Author: Oli Rushby Posted: 23 Dec 2015
The 2015 MotoGP season was one of the most memorable in recent years. While many will undoubtedly focus on the unprecedented drama of the final three rounds, the season as a whole had so much more than that.
In five races this season the winner crossed the line less than a second ahead of the man in second place; something almost unheard of in this modern era of MotoGP where runaway victors have become commonplace.
Instead of one or two races to remember, the 2015 season presented an array of spectacular encounters, all very different in their own special way, contributing to one of the most unpredictable MotoGP championships of all time.
That unpredictability began at the very first race in Qatar. That night, under the blinding floodlights, we were given an indication of what was to come throughout the next 17 rounds.
Having dominated the last two seasons, Marc Marquez was a clear favourite for the title this year but in Qatar we saw something unusual. While the cheeky Spaniard is known for his practice crashes, it’s become rare for him to make a mistake in a race, but that’s exactly what he did. Running wide in the first few turns, Marquez’ race was almost over before it had even started.
After finishing second in the championship in 2014, it made perfect sense that Valentino Rossi would be the one to shine with Marquez out contention. Just 12 months previous at the same circuit the Italian veteran had run young Marquez to the line in a last-lap battle for the win.
Despite Marquez’ absence, Rossi didn’t have it easy and the challenge didn’t come from where you’d expect. Ducati’s Andrea Dovizioso pushed the nine-time world champion until the very end, indicating the Bologna factory’s dark years may have come to an end.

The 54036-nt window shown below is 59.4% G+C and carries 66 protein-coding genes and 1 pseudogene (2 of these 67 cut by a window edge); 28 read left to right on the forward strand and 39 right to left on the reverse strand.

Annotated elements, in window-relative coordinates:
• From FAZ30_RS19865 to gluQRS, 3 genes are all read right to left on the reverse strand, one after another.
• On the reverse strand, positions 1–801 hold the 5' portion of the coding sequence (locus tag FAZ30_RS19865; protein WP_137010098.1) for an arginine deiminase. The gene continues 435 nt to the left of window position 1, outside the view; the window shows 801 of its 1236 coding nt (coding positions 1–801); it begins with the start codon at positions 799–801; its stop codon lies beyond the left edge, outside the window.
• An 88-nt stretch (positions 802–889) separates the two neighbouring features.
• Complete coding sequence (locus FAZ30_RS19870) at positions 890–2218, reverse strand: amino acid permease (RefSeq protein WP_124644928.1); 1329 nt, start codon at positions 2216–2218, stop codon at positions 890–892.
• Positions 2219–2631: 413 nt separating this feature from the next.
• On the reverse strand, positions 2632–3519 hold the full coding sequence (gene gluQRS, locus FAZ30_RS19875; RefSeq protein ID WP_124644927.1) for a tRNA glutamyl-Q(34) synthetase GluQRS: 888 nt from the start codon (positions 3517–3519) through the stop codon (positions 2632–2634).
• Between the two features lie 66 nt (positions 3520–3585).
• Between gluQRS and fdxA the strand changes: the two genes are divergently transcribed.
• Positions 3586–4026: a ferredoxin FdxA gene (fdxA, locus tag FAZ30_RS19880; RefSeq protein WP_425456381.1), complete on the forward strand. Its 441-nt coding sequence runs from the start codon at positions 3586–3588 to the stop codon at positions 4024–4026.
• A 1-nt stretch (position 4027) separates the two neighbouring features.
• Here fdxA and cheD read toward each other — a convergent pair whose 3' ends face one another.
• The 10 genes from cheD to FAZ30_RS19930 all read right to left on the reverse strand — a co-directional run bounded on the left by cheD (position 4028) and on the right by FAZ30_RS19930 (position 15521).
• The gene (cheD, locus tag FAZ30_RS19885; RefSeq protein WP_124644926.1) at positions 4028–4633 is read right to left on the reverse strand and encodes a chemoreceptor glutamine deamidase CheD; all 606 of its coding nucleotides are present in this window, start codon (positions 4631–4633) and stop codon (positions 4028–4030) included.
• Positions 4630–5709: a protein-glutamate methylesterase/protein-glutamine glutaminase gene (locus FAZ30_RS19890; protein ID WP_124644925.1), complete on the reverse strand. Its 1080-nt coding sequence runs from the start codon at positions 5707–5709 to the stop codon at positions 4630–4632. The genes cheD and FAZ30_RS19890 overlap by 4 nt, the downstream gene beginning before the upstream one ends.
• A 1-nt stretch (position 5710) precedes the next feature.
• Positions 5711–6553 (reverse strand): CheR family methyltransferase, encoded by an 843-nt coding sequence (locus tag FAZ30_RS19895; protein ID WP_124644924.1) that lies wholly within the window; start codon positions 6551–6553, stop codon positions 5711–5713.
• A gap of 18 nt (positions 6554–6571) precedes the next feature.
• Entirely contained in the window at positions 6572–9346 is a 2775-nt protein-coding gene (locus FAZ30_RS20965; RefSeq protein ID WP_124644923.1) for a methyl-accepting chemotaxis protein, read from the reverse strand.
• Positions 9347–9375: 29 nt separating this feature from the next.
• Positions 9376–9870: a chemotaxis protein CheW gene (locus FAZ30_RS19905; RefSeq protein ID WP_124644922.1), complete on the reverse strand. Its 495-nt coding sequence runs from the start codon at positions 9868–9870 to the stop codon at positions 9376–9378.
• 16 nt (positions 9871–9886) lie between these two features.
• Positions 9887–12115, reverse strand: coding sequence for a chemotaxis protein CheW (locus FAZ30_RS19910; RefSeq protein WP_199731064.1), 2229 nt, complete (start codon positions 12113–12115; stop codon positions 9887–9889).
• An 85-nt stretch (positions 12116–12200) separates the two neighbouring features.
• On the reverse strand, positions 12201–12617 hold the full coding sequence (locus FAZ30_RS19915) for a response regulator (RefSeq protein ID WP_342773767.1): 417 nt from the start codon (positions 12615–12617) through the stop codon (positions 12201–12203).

At the second round in Austin normal service resumed as Marquez stormed to victory just as he had in the previous two years. Dovizioso continued to show promise for Ducati taking another second place, this time ahead of Rossi.
It looked as though we’d have a similar scenario in Argentina. Having qualified on pole, Marquez, keen to show his mistake in Qatar was a one-off, shot off the line and into the distance. However, towards the end of the race Marquez’ pace dropped as his tyre began to wear. Despite the Spaniard holding a significant lead, second-placed Rossi began to close the gap and little did we know what was about to happen.
What came next turned out to be the first in a series of events that would lead to the irrevocable breakdown of Rossi and Marquez’ relationship.
Rossi quickly reeled Marquez in and wasted no time in making a move. Despite the Italian’s far superior grip, Marquez tried to fight back but Rossi had the upper hand.
Desperate not to settle for second, Marquez continued to fight but after two corners hit Rossi’s rear wheel and dramatically crashed out of the race in what would become the first of five DNFs for the Spaniard across the season.
After a somewhat troubling 2014, Jorge Lorenzo got off to a quiet start this year. His results in the first three races (fourth, fourth and fifth) were by no means bad but if he wanted to add to the two GP world titles he already had, he’d at least need to start finishing on the podium.
As the first European leg of the season got underway in Jerez, Lorenzo woke up. He took the win some five seconds ahead of Marquez’ Respol Honda. Rossi completed the podium.